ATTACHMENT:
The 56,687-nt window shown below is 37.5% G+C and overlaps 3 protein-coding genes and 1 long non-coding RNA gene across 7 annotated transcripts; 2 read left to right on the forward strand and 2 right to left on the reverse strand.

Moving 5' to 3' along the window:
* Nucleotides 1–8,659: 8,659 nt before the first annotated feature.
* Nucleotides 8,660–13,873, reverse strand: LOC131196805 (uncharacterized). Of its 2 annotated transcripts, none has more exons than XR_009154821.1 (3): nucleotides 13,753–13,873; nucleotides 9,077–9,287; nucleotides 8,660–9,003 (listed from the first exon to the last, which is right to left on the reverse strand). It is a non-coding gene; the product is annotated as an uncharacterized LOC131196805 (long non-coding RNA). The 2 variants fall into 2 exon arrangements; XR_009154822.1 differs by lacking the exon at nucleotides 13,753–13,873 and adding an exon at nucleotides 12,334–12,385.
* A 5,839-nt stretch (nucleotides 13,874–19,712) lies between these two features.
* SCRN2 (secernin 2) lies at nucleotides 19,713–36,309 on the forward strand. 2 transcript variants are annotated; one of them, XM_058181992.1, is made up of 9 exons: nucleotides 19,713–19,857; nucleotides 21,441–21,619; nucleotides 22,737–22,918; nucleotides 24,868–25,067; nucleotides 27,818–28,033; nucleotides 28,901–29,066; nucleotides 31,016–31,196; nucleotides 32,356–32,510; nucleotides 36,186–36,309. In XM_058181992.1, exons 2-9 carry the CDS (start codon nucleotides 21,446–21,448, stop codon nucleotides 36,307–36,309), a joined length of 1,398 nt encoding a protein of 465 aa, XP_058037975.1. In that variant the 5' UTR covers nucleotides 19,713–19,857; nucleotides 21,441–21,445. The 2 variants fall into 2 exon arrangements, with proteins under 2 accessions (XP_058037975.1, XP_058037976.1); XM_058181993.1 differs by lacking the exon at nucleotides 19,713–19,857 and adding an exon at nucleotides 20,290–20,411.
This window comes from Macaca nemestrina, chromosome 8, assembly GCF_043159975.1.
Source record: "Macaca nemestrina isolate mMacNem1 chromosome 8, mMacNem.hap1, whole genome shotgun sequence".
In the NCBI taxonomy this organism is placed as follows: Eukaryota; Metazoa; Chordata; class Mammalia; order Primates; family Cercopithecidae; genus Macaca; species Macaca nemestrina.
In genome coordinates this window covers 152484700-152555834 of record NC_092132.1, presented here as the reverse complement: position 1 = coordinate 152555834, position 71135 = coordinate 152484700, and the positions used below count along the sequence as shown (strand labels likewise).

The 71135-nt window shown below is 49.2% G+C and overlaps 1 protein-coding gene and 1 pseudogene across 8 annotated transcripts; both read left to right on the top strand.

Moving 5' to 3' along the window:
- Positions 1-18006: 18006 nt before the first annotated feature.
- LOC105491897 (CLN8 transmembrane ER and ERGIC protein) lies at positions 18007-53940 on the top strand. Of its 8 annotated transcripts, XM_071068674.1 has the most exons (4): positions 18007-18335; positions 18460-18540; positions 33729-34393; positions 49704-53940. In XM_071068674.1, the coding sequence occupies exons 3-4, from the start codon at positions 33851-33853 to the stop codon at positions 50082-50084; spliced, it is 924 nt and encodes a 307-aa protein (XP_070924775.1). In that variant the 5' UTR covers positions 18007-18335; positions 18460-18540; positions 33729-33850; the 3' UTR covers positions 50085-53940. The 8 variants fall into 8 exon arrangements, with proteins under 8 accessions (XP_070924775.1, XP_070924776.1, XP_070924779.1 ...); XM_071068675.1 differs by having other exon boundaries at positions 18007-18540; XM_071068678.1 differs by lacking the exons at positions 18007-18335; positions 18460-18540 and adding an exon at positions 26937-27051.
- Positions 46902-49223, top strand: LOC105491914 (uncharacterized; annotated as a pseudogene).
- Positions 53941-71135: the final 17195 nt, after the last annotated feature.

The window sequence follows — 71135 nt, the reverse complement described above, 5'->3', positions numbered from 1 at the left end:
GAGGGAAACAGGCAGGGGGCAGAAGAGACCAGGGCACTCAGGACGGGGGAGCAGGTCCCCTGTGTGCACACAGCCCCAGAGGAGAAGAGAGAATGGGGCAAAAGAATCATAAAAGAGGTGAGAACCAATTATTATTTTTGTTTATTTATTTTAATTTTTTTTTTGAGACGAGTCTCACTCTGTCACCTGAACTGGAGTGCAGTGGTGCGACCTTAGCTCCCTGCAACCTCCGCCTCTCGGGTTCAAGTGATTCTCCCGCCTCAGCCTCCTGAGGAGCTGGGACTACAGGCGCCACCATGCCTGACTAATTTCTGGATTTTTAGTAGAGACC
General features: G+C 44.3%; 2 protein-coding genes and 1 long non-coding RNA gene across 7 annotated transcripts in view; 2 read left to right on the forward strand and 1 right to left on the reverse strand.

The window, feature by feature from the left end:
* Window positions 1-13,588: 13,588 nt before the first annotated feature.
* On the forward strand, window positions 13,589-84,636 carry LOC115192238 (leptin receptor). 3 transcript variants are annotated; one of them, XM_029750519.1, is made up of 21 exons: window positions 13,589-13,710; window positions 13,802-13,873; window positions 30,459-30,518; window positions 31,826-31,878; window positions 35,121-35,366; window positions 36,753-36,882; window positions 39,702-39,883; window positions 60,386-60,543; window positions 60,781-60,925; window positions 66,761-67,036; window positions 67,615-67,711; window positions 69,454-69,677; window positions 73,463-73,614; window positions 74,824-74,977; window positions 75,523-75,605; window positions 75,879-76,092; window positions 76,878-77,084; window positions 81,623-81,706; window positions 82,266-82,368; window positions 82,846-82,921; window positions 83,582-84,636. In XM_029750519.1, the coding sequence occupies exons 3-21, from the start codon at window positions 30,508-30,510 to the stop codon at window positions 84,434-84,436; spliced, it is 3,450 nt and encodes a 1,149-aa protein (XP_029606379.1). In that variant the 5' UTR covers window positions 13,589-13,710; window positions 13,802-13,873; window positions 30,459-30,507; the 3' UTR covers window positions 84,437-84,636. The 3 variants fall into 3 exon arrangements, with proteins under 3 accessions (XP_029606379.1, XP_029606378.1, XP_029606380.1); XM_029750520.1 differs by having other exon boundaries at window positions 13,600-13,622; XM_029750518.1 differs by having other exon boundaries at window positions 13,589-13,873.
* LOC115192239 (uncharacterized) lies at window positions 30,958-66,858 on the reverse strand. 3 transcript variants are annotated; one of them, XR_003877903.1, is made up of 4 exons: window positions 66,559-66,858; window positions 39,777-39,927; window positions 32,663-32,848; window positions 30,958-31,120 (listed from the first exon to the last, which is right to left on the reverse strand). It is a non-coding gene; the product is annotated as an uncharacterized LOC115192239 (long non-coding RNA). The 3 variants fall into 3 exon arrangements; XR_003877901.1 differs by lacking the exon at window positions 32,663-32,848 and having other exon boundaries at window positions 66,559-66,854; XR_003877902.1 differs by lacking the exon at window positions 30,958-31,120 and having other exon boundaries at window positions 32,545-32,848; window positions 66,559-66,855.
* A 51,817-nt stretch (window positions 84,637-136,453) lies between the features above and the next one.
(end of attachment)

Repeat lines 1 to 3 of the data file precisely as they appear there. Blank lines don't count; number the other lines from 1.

The 56,687-nt window shown below is 37.5% G+C and overlaps 3 protein-coding genes and 1 long non-coding RNA gene across 7 annotated transcripts; 2 read left to right on the forward strand and 2 right to left on the reverse strand.

Moving 5' to 3' along the window:
* Nucleotides 1–8,659: 8,659 nt before the first annotated feature.